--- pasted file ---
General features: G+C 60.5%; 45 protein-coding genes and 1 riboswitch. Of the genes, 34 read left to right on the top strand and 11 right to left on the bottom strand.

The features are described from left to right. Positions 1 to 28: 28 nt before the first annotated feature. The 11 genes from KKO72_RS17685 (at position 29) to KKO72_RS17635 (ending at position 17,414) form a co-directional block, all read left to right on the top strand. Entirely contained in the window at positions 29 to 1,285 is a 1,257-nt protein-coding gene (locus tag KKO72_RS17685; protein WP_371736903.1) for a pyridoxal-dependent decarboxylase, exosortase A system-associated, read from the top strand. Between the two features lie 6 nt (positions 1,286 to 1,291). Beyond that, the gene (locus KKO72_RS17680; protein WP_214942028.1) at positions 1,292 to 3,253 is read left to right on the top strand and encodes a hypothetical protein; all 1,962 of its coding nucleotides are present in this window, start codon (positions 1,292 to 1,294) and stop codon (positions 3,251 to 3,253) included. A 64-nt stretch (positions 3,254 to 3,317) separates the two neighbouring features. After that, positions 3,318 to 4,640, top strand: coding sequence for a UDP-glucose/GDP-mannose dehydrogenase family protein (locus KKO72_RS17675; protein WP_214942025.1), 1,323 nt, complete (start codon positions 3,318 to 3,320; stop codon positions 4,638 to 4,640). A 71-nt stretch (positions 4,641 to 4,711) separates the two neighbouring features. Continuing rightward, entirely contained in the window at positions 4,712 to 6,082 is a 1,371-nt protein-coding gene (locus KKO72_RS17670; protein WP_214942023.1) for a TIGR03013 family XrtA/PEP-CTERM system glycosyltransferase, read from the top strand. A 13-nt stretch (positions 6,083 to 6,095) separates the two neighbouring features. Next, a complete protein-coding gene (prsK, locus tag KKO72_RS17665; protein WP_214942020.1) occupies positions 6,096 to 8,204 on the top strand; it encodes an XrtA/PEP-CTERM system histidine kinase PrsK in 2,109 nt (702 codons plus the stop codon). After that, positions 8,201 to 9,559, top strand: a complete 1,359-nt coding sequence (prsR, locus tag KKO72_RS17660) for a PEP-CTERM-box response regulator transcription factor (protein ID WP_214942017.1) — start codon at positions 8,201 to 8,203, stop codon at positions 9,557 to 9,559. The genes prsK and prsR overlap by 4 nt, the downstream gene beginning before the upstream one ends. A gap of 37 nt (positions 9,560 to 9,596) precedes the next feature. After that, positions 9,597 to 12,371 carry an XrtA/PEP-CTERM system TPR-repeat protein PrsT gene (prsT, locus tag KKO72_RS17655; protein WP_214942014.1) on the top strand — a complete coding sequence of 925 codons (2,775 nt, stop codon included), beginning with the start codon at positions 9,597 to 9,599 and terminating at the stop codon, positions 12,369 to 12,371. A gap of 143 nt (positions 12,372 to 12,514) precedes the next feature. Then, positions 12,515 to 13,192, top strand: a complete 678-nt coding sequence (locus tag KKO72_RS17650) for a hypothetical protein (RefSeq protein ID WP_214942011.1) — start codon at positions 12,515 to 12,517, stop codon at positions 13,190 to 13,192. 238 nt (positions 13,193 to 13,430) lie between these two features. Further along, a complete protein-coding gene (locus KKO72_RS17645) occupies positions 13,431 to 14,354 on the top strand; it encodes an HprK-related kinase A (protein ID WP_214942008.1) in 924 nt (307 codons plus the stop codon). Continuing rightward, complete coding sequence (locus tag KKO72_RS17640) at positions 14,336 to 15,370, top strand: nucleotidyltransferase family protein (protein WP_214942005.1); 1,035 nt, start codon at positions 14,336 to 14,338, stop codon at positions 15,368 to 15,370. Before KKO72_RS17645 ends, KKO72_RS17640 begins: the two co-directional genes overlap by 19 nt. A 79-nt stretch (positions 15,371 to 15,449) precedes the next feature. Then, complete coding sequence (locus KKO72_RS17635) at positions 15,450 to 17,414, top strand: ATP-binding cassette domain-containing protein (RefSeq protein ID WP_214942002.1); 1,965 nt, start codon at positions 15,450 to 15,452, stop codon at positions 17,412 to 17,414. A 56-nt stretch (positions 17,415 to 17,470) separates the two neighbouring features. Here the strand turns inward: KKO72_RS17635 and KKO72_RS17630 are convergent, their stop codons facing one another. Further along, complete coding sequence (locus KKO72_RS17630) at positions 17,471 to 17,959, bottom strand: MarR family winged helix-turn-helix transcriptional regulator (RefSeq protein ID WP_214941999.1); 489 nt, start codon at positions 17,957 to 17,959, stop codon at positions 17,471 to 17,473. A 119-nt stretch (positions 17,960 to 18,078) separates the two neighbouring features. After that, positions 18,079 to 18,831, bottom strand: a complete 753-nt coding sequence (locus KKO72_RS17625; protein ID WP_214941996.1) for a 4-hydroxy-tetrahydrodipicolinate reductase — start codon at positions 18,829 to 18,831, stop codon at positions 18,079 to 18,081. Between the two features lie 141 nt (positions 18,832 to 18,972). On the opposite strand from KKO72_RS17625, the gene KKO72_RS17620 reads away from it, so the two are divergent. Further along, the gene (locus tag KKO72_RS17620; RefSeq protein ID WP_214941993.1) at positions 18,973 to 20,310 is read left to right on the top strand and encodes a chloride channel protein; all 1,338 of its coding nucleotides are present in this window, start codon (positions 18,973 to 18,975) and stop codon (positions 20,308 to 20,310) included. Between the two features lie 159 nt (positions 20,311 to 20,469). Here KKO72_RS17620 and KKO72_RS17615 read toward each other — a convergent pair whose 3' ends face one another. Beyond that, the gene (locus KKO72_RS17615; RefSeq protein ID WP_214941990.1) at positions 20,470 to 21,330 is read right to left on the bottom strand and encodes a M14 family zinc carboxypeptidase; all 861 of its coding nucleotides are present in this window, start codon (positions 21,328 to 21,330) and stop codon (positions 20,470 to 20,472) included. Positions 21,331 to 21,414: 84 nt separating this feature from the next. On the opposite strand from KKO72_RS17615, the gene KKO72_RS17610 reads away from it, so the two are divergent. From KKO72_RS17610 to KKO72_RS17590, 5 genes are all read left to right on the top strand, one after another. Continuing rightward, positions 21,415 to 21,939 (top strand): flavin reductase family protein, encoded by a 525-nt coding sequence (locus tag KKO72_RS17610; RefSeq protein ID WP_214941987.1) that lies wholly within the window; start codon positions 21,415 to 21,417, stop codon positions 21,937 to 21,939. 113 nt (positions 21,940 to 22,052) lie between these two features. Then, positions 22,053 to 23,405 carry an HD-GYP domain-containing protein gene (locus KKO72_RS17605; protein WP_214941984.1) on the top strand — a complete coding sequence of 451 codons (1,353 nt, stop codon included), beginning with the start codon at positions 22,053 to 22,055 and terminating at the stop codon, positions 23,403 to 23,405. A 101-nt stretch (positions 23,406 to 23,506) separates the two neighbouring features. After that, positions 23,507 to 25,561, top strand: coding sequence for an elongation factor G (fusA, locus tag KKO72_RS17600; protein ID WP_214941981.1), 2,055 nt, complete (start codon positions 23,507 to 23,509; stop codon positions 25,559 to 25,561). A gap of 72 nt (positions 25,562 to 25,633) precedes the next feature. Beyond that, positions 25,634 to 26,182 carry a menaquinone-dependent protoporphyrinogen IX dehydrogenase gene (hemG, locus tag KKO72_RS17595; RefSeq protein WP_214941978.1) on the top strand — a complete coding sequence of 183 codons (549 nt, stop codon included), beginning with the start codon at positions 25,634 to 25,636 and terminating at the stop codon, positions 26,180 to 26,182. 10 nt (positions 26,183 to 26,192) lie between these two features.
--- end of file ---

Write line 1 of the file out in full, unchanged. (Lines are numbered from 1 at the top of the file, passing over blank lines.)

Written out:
General features: G+C 60.5%; 45 protein-coding genes and 1 riboswitch. Of the genes, 34 read left to right on the top strand and 11 right to left on the bottom strand.